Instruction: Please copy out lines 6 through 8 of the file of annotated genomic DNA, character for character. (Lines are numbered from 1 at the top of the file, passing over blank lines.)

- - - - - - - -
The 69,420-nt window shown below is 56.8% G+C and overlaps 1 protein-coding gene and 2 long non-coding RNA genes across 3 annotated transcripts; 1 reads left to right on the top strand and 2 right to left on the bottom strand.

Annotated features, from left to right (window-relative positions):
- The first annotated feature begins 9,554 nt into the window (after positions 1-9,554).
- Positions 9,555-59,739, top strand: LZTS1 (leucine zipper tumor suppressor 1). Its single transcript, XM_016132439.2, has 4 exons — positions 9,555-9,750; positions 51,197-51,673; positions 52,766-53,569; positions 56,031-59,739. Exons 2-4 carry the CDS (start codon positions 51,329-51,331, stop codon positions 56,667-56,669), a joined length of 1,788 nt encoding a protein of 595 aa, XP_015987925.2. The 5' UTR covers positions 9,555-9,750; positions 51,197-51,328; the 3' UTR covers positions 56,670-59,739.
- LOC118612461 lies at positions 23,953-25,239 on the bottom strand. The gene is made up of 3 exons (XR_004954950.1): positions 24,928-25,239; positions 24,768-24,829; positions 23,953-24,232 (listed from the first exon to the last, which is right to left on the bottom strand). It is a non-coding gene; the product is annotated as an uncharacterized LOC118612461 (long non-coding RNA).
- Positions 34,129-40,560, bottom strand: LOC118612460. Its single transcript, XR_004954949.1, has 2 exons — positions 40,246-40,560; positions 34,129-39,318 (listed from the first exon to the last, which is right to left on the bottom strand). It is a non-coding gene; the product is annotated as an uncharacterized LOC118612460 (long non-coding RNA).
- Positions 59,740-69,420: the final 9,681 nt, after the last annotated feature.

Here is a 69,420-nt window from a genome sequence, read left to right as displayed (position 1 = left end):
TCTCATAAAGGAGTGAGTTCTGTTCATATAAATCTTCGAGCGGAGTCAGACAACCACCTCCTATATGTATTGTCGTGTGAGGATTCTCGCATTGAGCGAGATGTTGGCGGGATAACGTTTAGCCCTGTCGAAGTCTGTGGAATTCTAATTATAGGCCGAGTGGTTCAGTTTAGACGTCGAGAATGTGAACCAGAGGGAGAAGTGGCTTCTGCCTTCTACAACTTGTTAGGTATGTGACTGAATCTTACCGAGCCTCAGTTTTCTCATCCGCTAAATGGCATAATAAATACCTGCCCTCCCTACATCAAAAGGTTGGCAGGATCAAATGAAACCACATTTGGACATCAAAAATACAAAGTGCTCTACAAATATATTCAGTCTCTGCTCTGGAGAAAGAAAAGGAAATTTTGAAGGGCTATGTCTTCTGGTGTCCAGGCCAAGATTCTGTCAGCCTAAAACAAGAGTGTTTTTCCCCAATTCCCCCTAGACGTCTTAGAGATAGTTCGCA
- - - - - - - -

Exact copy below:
- Positions 34,129-40,560, bottom strand: LOC118612460. Its single transcript, XR_004954949.1, has 2 exons — positions 40,246-40,560; positions 34,129-39,318 (listed from the first exon to the last, which is right to left on the bottom strand). It is a non-coding gene; the product is annotated as an uncharacterized LOC118612460 (long non-coding RNA).
- Positions 59,740-69,420: the final 9,681 nt, after the last annotated feature.

Here is a 69,420-nt window from a genome sequence, read left to right as displayed (position 1 = left end):